Politics & Enterprise 108 posts

Any discussion of sustainable prosperity must address the political and institutional dimensions of transition.This theme explores grassroots transitions to sustainability, alternative enterprise forms, investment models for sustainable prosperity, and the range of political institutions related to the ‘ecological state’. At one level we explore the grand narratives of political legitimacy looking at the challenge of governance in the face of constrained resources. At the micro-level, we explore grassroots initiatives for change to see how alternative ownership and incentive structures can deliver a more sustainable prosperity. For further details about our politics and enterprise research stream, please have a look at our theme page.

Social Innovation: Local Solutions to Global Challenges | CUSP at #ISIRC2019 conference
Fergus Lyon leading a conference stream at the 2019 International Social Innovation Research Conference (ISIRC) in Glasgow. The conference organisers invite abstracts for papers and panel proposals—closing date for submissions: 28 Feb 2019.
SMEs and Climate Change—the Communication Challenge | Webinar w Chris Shaw, Tina Fawcett, Sam Hampton and Richard Blundel, 28 Feb
Small and medium-sized enterprises face many competing pressures—so how can we encourage owners and managers to engage with the issue, and re-position their businesses for a lower carbon future? Join us at this lunchtime webinar for practical advice on communicating more effectively with (and within) SMEs. The webinar is part of the ESRC Growing Greener project, co-led by CUSP Fellow Richard Blundel, with advisory support from CUSP Deputy Director Fergus Lyon.
Helping the dairy processing sector go ‘green’
CUSP Co-Investigator Angela Druckman, along with her Surrey colleagues Devendra Saroj from Civil and Environmental Engineering and Rosie Cole of Surrey Business School, have supported Food Forward Ltd in a successful funding bid.
Circular economy must remain a priority for Europe beyond the 2019 elections | Blog by Nick Molho
The Circular Economy Package and Plastics Strategy have set a high-level framework to improve the resource efficiency of the European economy. But to be effective, this framework must remain a policy priority for the next European Commission and Parliament, argues Nick Molho.
The Burning Question | BBC World Service Debate w Tim Jackson and Michael Liebreich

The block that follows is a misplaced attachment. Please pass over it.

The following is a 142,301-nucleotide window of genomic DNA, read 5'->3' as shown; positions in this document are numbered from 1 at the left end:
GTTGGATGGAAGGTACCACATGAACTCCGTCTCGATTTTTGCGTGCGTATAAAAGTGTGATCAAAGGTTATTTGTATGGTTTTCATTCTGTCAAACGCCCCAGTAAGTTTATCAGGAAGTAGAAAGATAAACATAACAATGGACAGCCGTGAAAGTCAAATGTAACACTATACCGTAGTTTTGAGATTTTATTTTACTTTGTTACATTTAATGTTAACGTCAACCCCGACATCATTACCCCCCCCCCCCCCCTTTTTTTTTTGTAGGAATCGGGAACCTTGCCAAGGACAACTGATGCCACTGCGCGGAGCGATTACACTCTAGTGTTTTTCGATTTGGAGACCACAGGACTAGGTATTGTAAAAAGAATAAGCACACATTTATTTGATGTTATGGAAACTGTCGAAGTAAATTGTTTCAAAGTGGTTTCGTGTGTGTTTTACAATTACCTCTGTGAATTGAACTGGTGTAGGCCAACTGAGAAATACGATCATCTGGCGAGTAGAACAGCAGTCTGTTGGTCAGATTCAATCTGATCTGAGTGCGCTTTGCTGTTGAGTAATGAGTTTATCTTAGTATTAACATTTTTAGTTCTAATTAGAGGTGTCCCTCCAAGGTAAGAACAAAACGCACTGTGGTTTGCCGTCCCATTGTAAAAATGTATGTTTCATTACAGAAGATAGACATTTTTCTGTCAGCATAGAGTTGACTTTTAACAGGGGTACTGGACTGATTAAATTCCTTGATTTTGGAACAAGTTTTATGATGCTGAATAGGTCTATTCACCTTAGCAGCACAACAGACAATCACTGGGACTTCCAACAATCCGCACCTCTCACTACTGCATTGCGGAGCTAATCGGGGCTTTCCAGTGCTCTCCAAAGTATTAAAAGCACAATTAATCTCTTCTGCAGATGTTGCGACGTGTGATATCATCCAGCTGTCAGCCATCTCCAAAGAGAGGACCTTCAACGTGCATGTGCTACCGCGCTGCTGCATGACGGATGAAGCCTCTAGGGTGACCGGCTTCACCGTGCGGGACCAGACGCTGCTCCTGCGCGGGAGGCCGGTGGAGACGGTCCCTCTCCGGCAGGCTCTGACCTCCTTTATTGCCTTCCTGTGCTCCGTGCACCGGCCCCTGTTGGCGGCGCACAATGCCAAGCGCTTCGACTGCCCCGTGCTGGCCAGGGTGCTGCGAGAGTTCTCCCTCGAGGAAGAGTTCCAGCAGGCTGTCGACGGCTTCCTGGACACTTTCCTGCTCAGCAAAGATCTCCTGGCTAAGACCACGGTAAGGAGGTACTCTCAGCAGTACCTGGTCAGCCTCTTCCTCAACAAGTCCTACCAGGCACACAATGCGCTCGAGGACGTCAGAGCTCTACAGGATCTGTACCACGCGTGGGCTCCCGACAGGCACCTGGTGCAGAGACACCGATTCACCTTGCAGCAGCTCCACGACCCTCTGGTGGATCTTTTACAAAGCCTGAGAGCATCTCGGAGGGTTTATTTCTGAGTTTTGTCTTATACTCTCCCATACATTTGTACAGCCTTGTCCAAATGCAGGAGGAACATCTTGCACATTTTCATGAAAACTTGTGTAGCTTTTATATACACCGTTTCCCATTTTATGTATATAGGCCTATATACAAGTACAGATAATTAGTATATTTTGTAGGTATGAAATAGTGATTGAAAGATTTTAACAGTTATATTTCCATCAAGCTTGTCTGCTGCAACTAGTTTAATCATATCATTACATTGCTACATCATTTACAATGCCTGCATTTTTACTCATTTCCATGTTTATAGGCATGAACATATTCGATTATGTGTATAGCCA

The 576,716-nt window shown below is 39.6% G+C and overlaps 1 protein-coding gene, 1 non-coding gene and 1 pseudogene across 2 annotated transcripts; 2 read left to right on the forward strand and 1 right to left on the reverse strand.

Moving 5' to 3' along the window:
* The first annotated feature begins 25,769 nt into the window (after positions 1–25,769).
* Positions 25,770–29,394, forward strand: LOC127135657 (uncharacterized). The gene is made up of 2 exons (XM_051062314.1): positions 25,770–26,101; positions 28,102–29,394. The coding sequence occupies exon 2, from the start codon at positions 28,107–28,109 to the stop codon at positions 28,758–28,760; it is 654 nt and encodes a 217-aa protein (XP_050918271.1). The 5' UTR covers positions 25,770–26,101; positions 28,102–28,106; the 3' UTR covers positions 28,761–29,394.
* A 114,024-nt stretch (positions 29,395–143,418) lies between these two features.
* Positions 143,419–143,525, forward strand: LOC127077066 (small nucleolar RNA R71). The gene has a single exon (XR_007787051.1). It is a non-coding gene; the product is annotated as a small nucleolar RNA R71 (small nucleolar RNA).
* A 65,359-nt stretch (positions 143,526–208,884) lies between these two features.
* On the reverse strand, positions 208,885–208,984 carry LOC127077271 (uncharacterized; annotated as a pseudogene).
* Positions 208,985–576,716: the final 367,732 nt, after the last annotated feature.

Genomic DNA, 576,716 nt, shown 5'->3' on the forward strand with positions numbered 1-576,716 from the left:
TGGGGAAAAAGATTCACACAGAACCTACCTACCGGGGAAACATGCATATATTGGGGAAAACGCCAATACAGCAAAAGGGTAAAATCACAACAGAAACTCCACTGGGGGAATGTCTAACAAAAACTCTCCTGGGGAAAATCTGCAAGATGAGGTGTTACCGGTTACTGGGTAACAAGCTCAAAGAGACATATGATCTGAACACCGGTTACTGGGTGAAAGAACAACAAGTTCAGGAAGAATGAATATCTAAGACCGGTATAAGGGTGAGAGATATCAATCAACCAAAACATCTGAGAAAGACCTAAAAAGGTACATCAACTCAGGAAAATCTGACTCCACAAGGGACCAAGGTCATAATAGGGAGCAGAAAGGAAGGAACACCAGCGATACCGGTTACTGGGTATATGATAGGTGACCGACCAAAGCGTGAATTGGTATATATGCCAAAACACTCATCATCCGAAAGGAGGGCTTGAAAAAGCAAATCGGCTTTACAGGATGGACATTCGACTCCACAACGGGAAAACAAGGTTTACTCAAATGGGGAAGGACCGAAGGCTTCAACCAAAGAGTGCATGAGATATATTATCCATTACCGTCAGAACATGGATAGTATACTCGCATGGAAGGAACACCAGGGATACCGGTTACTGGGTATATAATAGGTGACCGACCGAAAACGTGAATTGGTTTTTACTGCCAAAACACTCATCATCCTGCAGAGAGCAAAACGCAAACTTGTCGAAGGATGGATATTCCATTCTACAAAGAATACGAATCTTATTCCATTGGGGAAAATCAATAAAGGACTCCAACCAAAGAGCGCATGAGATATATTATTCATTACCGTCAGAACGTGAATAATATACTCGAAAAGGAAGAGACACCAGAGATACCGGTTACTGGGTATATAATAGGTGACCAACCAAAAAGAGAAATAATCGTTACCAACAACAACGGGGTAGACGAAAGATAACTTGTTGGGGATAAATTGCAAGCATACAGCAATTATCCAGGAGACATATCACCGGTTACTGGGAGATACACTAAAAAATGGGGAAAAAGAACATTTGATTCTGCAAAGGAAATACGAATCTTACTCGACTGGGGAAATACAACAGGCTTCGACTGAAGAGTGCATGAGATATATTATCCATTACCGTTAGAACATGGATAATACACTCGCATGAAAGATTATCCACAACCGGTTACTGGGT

In Autumn 2018, CUSP Director Tim Jackson responded to an essay by Michael Liebreich, sparking a month-long debate on social media. BBC Business Daily brought Tim and Michael together to discuss the 'burning question' face-to-face: Is eternal economic growth feasible (and desirable) on a finite planet?
The Politics of Selection | Journal Paper by Daniel Hausknost and Willi Haas
Institutions for transformative innovation need to improve the capacities of complex societies to make binding decisions in politically contested fields, a new journal paper by CUSP researcher Daniel Hausknost and his colleague Willi Haas argues, proposing the design of novel institutions that integrate expert knowledge with processes of public deliberation and democratic decision-making.
The Paradox of Social Impact Measurement | Seminar w Pablo Munoz, London 27 Feb 2019
Regardless of the established limitations of rendering social phenomenon reliably knowable through measurement, the institutional excitement surrounding social impact is considered to rest upon the capacity to measure and assess its progress. To better understand how social impact can be reliably known, Pablo Munoz and his colleagues study how actors in a pre-rationalized industry understand social impact, and deal with the arrival of measures for social impact.
A Cultural Account of Ecological Democracy | Journal Paper by Marit Hammond
What are the political foundations of an ecologically sustainable society? Can—or must—they be democratic? Absolutely 'yes' Marit Hammond argues, for sustainability is a moving target that requires a reflexive cultural ethos based on democratic values.
Circularity Thinking | Book chapter by Fenna Blomsma and Geraldine Brennan
How does one determine which of the many strategies associated with circular economy are appropriate to pursue? In this chapter Fenna Blomsma and Geraldine Brennan apply systems thinking to outline four steps that aid in identifying where and why waste is being generated in the current system, and what the available circular strategies are.